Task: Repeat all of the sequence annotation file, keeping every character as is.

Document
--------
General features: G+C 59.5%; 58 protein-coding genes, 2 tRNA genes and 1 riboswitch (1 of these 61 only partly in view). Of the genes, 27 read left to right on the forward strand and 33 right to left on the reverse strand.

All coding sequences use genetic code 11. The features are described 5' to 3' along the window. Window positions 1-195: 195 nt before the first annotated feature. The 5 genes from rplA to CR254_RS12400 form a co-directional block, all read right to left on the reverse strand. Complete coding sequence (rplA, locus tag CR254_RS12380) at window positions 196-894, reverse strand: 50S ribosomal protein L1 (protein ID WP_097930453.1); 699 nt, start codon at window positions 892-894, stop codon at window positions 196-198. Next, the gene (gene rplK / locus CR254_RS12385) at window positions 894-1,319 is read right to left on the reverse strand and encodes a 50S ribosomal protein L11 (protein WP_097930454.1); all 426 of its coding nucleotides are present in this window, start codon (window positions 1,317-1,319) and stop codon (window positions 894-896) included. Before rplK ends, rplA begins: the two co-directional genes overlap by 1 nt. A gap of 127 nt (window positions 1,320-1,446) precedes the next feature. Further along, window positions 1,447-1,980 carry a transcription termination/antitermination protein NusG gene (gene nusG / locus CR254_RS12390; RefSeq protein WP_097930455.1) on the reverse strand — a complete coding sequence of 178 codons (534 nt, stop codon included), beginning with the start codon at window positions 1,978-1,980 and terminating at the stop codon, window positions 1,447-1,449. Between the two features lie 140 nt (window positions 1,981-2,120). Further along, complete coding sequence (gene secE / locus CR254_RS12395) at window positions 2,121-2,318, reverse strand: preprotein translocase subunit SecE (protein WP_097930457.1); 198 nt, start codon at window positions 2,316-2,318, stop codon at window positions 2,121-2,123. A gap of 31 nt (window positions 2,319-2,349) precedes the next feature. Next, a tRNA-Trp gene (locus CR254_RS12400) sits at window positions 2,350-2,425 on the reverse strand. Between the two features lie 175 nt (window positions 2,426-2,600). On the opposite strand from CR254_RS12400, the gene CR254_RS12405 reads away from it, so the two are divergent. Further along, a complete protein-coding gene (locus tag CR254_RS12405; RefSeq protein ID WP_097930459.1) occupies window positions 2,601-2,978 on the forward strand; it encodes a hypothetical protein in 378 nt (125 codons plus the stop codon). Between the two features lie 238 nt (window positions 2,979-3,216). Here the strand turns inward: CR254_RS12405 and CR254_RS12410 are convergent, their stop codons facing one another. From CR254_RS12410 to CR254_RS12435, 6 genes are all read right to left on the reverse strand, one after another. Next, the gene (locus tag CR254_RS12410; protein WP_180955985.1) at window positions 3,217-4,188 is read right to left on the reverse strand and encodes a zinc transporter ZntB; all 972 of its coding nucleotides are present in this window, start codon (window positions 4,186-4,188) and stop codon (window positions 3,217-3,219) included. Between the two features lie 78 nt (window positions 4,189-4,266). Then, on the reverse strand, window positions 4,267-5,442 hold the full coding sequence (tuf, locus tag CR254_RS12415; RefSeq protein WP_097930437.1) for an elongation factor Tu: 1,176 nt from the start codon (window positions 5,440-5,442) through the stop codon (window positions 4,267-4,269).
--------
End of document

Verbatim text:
General features: G+C 59.5%; 58 protein-coding genes, 2 tRNA genes and 1 riboswitch (1 of these 61 only partly in view). Of the genes, 27 read left to right on the forward strand and 33 right to left on the reverse strand.

All coding sequences use genetic code 11. The features are described 5' to 3' along the window. Window positions 1-195: 195 nt before the first annotated feature. The 5 genes from rplA to CR254_RS12400 form a co-directional block, all read right to left on the reverse strand. Complete coding sequence (rplA, locus tag CR254_RS12380) at window positions 196-894, reverse strand: 50S ribosomal protein L1 (protein ID WP_097930453.1); 699 nt, start codon at window positions 892-894, stop codon at window positions 196-198. Next, the gene (gene rplK / locus CR254_RS12385) at window positions 894-1,319 is read right to left on the reverse strand and encodes a 50S ribosomal protein L11 (protein WP_097930454.1); all 426 of its coding nucleotides are present in this window, start codon (window positions 1,317-1,319) and stop codon (window positions 894-896) included. Before rplK ends, rplA begins: the two co-directional genes overlap by 1 nt. A gap of 127 nt (window positions 1,320-1,446) precedes the next feature. Further along, window positions 1,447-1,980 carry a transcription termination/antitermination protein NusG gene (gene nusG / locus CR254_RS12390; RefSeq protein WP_097930455.1) on the reverse strand — a complete coding sequence of 178 codons (534 nt, stop codon included), beginning with the start codon at window positions 1,978-1,980 and terminating at the stop codon, window positions 1,447-1,449. Between the two features lie 140 nt (window positions 1,981-2,120). Further along, complete coding sequence (gene secE / locus CR254_RS12395) at window positions 2,121-2,318, reverse strand: preprotein translocase subunit SecE (protein WP_097930457.1); 198 nt, start codon at window positions 2,316-2,318, stop codon at window positions 2,121-2,123. A gap of 31 nt (window positions 2,319-2,349) precedes the next feature. Next, a tRNA-Trp gene (locus CR254_RS12400) sits at window positions 2,350-2,425 on the reverse strand. Between the two features lie 175 nt (window positions 2,426-2,600). On the opposite strand from CR254_RS12400, the gene CR254_RS12405 reads away from it, so the two are divergent. Further along, a complete protein-coding gene (locus tag CR254_RS12405; RefSeq protein ID WP_097930459.1) occupies window positions 2,601-2,978 on the forward strand; it encodes a hypothetical protein in 378 nt (125 codons plus the stop codon). Between the two features lie 238 nt (window positions 2,979-3,216). Here the strand turns inward: CR254_RS12405 and CR254_RS12410 are convergent, their stop codons facing one another. From CR254_RS12410 to CR254_RS12435, 6 genes are all read right to left on the reverse strand, one after another. Next, the gene (locus tag CR254_RS12410; protein WP_180955985.1) at window positions 3,217-4,188 is read right to left on the reverse strand and encodes a zinc transporter ZntB; all 972 of its coding nucleotides are present in this window, start codon (window positions 4,186-4,188) and stop codon (window positions 3,217-3,219) included. Between the two features lie 78 nt (window positions 4,189-4,266). Then, on the reverse strand, window positions 4,267-5,442 hold the full coding sequence (tuf, locus tag CR254_RS12415; RefSeq protein WP_097930437.1) for an elongation factor Tu: 1,176 nt from the start codon (window positions 5,440-5,442) through the stop codon (window positions 4,267-4,269).